The Democrats met again the following month in Baltimore. Again the Northern and Southern delegates could not agree on a candidate or a platform, so they held separate conventions. The Northern delegates nominated Stephen Douglas, as expected, and selected Herschel V. Johnson, the governor of Georgia from 1853-1857. Their platform called for popular sovereignty in the territories.

The Southern delegates nominated Vice-President John C. Breckinridge for President and Joseph Lane, one of Oregon’s first two senators, for Vice-President. They supported a platform demanding federal protection of slavery in the territories.

Meanwhile, the Republicans held their convention in Chicago from May 16 to 18. Abraham Lincoln was not really one of the leaders of the Republican Party. The more prominent Republicans who were expected to get the nomination included Senator William Seward of New York. Governor Salmon P. Chase from Ohio, and Senator Simon Cameron from Pennsylvania. Lincoln’s political resume was thin compared to these leaders having only served in the House of Representatives from 1847-1849 and in the Illinois Legislature form 1834-1842. However, each of these leaders had made enemies and had alienated one faction or another of the party. Lincoln, in contrast was well liked and known to be a good debater. The Lincoln-Douglas debates of 1856 had attracted national attention. Lincoln was also a shrewd politician and while he was against slavery, he was not as radical as some Republicans. Lincoln was nominated on the third ballot and Senator Hannibal Hamlin of Maine was selected as his running mate.

Then, because things were not confusing enough with three candidates, a group of former Whigs, along with a few Democrats and former Know-Nothings met in Baltimore on May 9 to organize the Constitutional Union Party. This party was for preserving the Union at any cost, and not much else. They were silent on the slavery question, perhaps hoping to make the controversy go away. The Constitutional Union Party nominated John Bell, who had served as Senator from Tennessee from 1847-1859. Bell had begun his political career as a Democratic supporter of Andrew Jackson, then he split with Jackson to become the leader of the Whig Party in Tennessee. By the 1850’s he had begun to create a third party composed of moderates from both the North and South in an effort to alleviate the increasing sectional tension. Bell’s relatively moderate views on slavery made him unpopular in the South, though he had some appeal in the border states. The Constitutional Union Party went on to nominate former Senator from Massachusetts, Edward Everett as Bell’s running mate.

 

Since the Democratic party was split and Lincoln wasn’t even on the ballot in the South, the the election of 1860, was essentially two separate contests, Lincoln vs Douglas in the North and Bell vs Breckinridge in the South. As one might imagine, this turned out to be an exciting and tumultuous election, with all the hoopla of American politics in the nineteenth century. Stephen Douglas broke with tradition and actually went out to campaign in person, in the South as well as the North. In the South, he pleaded for the Southerners to accept the results of the election, no matter who won. They didn’t listen. Southern newspapers continued to run editorials promising secession and war if the “Black Republican” Lincoln were elected.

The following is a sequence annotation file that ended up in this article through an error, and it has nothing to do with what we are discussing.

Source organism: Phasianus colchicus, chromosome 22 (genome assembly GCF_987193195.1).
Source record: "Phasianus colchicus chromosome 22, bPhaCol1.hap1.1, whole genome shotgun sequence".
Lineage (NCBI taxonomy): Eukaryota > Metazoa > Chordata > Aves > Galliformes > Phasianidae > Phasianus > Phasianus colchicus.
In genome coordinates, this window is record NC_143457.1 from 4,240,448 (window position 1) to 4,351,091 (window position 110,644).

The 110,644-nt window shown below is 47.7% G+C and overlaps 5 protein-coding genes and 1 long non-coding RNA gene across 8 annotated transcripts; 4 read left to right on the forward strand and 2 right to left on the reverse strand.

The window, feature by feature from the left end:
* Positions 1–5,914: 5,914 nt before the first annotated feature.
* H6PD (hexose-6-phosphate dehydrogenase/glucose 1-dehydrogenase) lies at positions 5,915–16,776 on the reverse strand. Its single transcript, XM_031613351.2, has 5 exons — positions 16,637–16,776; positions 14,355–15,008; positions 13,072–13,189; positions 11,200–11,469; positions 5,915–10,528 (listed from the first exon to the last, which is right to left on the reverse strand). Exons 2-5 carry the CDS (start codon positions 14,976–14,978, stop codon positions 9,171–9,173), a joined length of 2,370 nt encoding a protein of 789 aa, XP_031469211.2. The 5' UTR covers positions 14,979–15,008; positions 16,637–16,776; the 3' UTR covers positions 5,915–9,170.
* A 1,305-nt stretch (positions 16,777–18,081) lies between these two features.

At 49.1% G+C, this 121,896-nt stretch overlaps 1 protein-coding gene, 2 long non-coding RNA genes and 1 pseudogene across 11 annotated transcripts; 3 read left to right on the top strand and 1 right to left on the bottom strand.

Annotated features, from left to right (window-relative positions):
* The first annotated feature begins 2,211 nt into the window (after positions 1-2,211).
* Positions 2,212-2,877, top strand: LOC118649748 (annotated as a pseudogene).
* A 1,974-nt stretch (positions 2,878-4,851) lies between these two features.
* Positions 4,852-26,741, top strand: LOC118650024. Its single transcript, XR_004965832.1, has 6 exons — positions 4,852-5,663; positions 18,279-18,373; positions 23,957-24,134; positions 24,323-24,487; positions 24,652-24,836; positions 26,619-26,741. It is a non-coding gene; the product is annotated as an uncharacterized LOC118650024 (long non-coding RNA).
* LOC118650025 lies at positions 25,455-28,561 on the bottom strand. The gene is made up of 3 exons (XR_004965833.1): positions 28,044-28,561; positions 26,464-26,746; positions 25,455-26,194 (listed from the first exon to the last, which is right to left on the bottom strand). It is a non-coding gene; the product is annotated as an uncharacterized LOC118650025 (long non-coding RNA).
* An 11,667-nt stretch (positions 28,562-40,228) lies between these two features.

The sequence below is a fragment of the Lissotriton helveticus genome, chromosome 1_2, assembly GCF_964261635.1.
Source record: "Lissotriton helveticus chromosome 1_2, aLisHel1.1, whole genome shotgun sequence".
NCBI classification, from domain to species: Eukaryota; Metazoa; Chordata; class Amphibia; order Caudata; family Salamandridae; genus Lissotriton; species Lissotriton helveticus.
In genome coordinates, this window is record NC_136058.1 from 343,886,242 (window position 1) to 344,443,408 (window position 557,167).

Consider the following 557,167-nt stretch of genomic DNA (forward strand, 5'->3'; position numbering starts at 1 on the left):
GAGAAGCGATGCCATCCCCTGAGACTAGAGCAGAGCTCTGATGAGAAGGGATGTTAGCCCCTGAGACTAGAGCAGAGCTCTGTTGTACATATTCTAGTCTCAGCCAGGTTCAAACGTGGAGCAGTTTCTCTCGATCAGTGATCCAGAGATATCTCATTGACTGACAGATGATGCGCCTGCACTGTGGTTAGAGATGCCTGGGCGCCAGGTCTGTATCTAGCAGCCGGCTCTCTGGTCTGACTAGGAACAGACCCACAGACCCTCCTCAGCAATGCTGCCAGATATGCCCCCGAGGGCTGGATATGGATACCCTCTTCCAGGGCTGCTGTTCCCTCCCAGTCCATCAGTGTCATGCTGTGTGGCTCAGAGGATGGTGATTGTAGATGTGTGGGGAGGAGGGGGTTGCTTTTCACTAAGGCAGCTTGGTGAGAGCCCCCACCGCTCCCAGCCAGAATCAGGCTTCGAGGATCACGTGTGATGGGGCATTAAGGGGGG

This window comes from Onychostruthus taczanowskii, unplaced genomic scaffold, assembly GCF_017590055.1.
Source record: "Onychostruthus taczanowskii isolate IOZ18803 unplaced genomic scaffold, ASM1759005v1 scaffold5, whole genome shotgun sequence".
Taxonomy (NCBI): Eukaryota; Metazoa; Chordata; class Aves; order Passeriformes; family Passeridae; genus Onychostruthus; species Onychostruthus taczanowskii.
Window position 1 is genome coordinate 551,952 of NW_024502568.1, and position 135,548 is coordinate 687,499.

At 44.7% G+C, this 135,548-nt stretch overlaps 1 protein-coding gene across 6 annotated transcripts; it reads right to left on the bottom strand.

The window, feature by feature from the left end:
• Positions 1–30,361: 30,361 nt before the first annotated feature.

The other candidates stayed at home and tried to look dignified and presidential but their supporters made up the difference in raucous energy. Bell’s supporters rang bells at rallies. Republicans were the most enthusiastic, holding parades featuring rails that the great rail splitter Abraham Lincoln had personally split.  If it weren’t for the great seriousness of it all, it would have been a lot of fun.

None of the four candidates got a majority of the popular vote, but Lincoln won a plurality with 1,865,908 votes or 39.8% of the total. Douglas came in second with 1,380,202 votes (29.5%). Breckinridge was third with 848,019 votes (18.1%C) and Bell came in last with 590,901 votes (12.6%). It is slightly ironic that if the Southern Democrats had supported Stephen Douglas, he might have won the election. By leaving the convention and nominating their own candidate, they virtually guaranteed a victory for Lincoln, the one candidate they could not accept.

The Electoral vote was more decisive, with Lincoln getting a comfortable majority. The vote was divided along sectional lines. Lincoln won the entire North and West except for New Jersey, getting a total of 180 electoral votes. New Jersey split its seven votes giving four to Lincoln and three to Douglas. Douglas was second in the popular vote, but last in the Electoral College winning only Missouri’s nine votes and three of New Jersey’s for a total of 12 electoral votes. Breckinridge won all the Southern states, except for Kentucky, Tennessee, and Virginia, and got a total of 72 electoral votes. Bell won those three states with 39 electoral votes.

The Election of 1860

The Election of 1860

Stephen Douglas realized that a Lincoln victory would divide the country and immediately after the election he traveled south and gave speeches supporting the Union. It didn’t work and on December 20, 1860 South Carolina formally succeeded from the Union. Soon, the other Southern states followed and America’s bloodiest war began.